Agence Zoom/Getty Images
Agence Zoom/Getty Images
We doubt anyone thinks getting into Olympic shape is easy. And you're probably aware that U.S athletes spend 24/7 training for Sochi. But did you also know that even when they aren't prepping for the games they're enjoying other fitness activities. Take a sneak a peek into what their workout routines are really like:
Bronze medalist Julia Mancuso is the most decorated female alpine skier with four Olympic medals, and loves to workout in the warm weathers of Maui. When she's not training on the snowy mountains, she's in the water building up her strength and toning her muscles. She told Shape: "I come to Maui and go surfing, standup paddling, slacklining, swimming and free diving. I just took a performance free-diving course, where I learned to plunge down 60 feet and back. Next, I want to learn how to spearfish."
Gold medalist Jamie Anderson and bronze medalist Erin Hamlin, who love to practice yoga for strength training. A fan of the balancing bow, handstand and tree pose, Anderson shares with Shape: "I love all the poses, but for me I love the balancing poses that really help strengthen my core and overall stability and mental clarity."
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For Noelle Pikus-Pace working out is a family affair. The Olympic silver medalist and mother of two reveals that she only as "a two-hour window" to get in her daily workout, "when I lift, when I run, my kids are right by my side. I take them to the track."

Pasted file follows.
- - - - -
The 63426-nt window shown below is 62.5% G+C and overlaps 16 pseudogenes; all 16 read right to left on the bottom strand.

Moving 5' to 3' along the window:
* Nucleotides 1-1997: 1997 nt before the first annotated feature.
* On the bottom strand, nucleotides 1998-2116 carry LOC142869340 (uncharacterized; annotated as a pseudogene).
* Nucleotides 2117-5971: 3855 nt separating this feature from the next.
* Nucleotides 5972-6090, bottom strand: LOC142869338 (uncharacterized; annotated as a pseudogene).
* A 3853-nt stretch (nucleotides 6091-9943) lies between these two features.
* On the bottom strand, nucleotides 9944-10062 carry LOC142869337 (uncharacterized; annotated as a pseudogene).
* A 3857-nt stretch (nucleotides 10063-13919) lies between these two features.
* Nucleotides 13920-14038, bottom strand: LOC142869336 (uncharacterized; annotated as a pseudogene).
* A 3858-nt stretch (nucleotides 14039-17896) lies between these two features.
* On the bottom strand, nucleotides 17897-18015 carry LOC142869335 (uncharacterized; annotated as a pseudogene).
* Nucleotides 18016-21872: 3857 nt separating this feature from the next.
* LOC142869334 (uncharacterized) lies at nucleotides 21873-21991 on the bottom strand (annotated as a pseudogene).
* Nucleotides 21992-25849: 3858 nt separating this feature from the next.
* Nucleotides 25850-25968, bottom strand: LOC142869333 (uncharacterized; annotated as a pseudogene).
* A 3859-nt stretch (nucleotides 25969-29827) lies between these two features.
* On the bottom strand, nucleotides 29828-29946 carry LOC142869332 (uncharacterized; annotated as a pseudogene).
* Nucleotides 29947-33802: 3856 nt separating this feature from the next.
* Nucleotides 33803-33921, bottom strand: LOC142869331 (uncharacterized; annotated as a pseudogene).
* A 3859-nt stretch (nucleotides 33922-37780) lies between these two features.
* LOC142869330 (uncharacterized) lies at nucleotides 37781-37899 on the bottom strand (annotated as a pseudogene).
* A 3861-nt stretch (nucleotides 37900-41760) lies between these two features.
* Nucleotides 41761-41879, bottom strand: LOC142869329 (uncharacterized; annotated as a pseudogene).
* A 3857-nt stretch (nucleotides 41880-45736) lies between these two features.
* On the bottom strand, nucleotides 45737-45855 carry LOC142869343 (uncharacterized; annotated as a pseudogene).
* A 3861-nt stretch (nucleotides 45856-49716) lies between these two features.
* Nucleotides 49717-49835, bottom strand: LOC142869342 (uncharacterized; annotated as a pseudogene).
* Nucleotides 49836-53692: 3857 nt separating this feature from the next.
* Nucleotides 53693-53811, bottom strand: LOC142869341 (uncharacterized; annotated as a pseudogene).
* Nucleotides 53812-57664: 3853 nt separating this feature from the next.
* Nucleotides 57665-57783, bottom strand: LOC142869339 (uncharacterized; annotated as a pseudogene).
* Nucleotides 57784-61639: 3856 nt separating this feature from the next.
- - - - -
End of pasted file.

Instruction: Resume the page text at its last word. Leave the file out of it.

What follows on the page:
Alpine skier, Bode Miller who is the oldest alpine skier to medal in Olympic history, took home bronze after an emotional finish in the Super G. He trains in a barn in his native New Hampshire town where he designed all of his workout machines. No state-of-the-art gym machines needed here! Bode's uncle constructed a special weight lifting machine that the Olympian uses to squat over 300 pounds regularly.
Miller isn't the only heavylifter in Sochi. Katie Uhlaender may not have scored a medal in skeleton racing but she has another shot at an Olympic title in 2016. She is currently training for the Summer Games where she is campaigning to be on the U.S Weightlifting team. Her daily training routines include morning sprints, post-lunch medicine ball work and squats in the evenings, and shares "you'll get better results and ward off injuries by doing fewer reps correctly than by doing a bunch with poor form."
Whether you train for a living or train when you find the time, three-time Olympian hockey star Julie Chu advises to be aware of your body when exercising. "If you feel discomfort during an exercise, our strength coach Mike Boyle suggests asking yourself one question: Is it pain or soreness? Work through soreness, but if it's pain, stop and pinpoint the cause." For someone who trains six times a week, we'll take her word on it!